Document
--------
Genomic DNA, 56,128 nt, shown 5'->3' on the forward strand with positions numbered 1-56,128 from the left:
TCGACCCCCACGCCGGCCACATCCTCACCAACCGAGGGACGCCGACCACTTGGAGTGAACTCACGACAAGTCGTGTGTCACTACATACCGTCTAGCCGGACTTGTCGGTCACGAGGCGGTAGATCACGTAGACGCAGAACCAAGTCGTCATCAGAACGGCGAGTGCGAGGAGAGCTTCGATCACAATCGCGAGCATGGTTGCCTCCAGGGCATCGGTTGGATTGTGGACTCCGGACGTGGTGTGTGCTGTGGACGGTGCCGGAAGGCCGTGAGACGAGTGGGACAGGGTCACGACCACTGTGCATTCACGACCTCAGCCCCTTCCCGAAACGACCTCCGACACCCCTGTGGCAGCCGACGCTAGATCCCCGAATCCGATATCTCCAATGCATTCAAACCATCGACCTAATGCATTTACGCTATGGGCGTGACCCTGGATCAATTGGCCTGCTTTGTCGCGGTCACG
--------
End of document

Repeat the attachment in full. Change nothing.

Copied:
Genomic DNA, 56,128 nt, shown 5'->3' on the forward strand with positions numbered 1-56,128 from the left:
TCGACCCCCACGCCGGCCACATCCTCACCAACCGAGGGACGCCGACCACTTGGAGTGAACTCACGACAAGTCGTGTGTCACTACATACCGTCTAGCCGGACTTGTCGGTCACGAGGCGGTAGATCACGTAGACGCAGAACCAAGTCGTCATCAGAACGGCGAGTGCGAGGAGAGCTTCGATCACAATCGCGAGCATGGTTGCCTCCAGGGCATCGGTTGGATTGTGGACTCCGGACGTGGTGTGTGCTGTGGACGGTGCCGGAAGGCCGTGAGACGAGTGGGACAGGGTCACGACCACTGTGCATTCACGACCTCAGCCCCTTCCCGAAACGACCTCCGACACCCCTGTGGCAGCCGACGCTAGATCCCCGAATCCGATATCTCCAATGCATTCAAACCATCGACCTAATGCATTTACGCTATGGGCGTGACCCTGGATCAATTGGCCTGCTTTGTCGCGGTCACG